Before you decide on the home you want to build, you need to decide which builder is right for you.

Which builder is going to produce the best value home, matched closely to how you want to live?

Building a home can be one of the most enjoyable things you ever do – designing and planning out the ideas you have and watching them evolve into bricks and mortar, seeing your future take shape right in front of your eyes.

It’s a lot of fun.

But whether the dream turns into a nightmare depends heavily on choosing the right builder.

You’ll be working closely with them for several months. You want to have any issues dealt with quickly and painlessly – so getting the right builder from the start will make a big difference.

And not just while the property is being built — but for many years to come.

There are a few key indicators when you’re shopping around for a builder. Get these right, and you will be on the path to a fun and rewarding building experience.


Sales consultant – are they with you from A-Z?

So, you’ve been introduced to a bubbly and wonderfully friendly sales consultant who is more than happy to accommodate all of your requests during the quoting process.

That’s great — but don’t forget that their job is to get you to sign on the dotted line!

The important question is — who will I deal with once I sign up?

If this consultant will be with you every step of the way, great. But often, there’s someone else in charge of the process after the initial sign up.

In some cases, all enquiries are handled via a contact centre — so be sure to ask, and if possible — meet the person who will look after you during the build.


After sales service

What is the ‘after-sales service’ procedure for the building company, and who would you be dealing with if there’s a problem down the track?

Unfortunately, there are some builders who are more inclined to dispute all complaints rather than taking the extra step to keep their customers happy. The best way to find this out is to speak with previous clients.

This is where online reviews can be handy — chances are, the builder won’t send you to visit an unhappy camper if you ask to see their previous work.

Technically, the builder is only required to fix work that doesn’t comply with building standards and regulations. However, a good builder will fix any issues that are fair and reasonable because they understand that word of mouth is their best marketing tool.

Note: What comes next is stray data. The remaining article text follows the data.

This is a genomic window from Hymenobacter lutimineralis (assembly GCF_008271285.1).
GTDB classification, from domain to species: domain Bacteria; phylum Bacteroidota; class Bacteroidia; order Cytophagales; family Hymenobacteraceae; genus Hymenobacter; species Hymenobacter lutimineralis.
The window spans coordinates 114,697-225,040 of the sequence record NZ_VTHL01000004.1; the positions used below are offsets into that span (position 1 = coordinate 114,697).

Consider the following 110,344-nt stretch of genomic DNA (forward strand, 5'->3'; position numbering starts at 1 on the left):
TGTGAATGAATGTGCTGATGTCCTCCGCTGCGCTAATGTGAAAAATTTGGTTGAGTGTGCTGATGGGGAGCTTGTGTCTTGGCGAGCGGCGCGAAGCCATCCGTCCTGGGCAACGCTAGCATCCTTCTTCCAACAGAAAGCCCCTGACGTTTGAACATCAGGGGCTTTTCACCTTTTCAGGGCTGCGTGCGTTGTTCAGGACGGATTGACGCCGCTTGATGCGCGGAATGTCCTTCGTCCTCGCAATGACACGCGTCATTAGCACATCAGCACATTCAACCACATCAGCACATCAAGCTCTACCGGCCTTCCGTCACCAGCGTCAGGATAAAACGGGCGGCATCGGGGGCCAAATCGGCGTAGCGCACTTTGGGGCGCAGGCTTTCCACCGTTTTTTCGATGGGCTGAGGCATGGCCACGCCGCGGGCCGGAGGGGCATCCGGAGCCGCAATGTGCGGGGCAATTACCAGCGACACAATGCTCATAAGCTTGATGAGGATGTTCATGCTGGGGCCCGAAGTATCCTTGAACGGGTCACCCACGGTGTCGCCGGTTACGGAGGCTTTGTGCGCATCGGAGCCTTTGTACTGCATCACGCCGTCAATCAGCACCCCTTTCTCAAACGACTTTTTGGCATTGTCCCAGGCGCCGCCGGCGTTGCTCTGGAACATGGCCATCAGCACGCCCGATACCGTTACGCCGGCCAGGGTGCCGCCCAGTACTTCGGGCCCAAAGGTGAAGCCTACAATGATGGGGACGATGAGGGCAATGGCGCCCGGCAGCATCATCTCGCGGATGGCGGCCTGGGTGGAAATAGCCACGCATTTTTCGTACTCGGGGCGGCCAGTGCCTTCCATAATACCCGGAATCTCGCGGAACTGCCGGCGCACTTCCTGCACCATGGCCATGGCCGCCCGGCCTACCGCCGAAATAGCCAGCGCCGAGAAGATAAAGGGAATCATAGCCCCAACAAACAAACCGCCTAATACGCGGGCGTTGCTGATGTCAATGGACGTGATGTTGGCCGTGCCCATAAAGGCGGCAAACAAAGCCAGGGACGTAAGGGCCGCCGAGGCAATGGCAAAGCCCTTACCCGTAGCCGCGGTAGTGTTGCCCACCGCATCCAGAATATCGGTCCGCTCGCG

When choosing a builder, you need to know what you are getting for your money. This is what is referred to as ‘inclusions’ — what is in the building contract that you are going to get.

You have to make sure you are comparing apples with apples. One of your biggest challenges when comparing builders is getting a clear picture of what is included in the building price and what isn’t. When you see a cheaper advertised price you might not realise it doesn’t include a lot of things that the other, higher quotes you have seen do include. The end result is you find out later you have less of a house than you expected, and you have to spend more to finish it to the level you want.

Air conditioning Light fittings
Clothes line Mailbox
Colour choice Outdoor lighting
Council approvals Painting – internal and external
Dishwasher Paving
Double power points Retaining walls
Driveway Security screen doors
Ducted vacuum system Smart wiring
Eaves Soak wells and drainage
Fencing Tiling
Flooring – carpets, wood Floors TV points
Flyscreens TV antenna
Kitchen appliances Wall and ceiling insulation
Landscaping Window treatments

Above is a starting list of just some of the things which may or may not be included in your building price. Even if they are all included in all the contracts you are comparing, it’s also very important to note that there are obviously wide differences in the type and quality of each of these items. Are you getting security screen doors or just flyscreen doors, is it a high end dishwasher or a cheap model?

Take the time to go through this and make sure you are getting value for money.


Delivery time guarantees

Now it’s time to get into the nitty gritty details and read some fine print. What sort of guarantee does the builder offer you regarding delivery times?

Most builders will allow a buffer for issues that invariably come up along the way, or bad weather — but make sure you don’t leave yourself exposed to long unexpected waits.